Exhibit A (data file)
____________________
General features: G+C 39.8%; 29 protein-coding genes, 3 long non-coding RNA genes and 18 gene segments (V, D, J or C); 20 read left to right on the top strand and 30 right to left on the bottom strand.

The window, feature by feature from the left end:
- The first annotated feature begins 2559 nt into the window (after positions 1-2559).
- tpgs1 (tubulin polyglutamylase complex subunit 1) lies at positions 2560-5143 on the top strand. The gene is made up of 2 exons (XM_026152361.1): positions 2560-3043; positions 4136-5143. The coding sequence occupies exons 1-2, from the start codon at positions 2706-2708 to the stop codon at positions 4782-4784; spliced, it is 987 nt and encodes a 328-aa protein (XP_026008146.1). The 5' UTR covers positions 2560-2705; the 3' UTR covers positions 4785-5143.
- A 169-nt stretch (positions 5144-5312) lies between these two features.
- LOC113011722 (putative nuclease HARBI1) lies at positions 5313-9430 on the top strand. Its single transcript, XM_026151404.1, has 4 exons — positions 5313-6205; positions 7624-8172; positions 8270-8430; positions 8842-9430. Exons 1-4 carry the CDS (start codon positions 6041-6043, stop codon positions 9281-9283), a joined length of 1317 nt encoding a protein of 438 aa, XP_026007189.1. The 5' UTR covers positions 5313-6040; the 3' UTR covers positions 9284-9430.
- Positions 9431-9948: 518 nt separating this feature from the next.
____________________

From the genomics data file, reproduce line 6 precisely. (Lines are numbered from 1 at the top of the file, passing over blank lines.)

- LOC113011722 (putative nuclease HARBI1) lies at positions 5313-9430 on the top strand. Its single transcript, XM_026151404.1, has 4 exons — positions 5313-6205; positions 7624-8172; positions 8270-8430; positions 8842-9430. Exons 1-4 carry the CDS (start codon positions 6041-6043, stop codon positions 9281-9283), a joined length of 1317 nt encoding a protein of 438 aa, XP_026007189.1. The 5' UTR covers positions 5313-6040; the 3' UTR covers positions 9284-9430.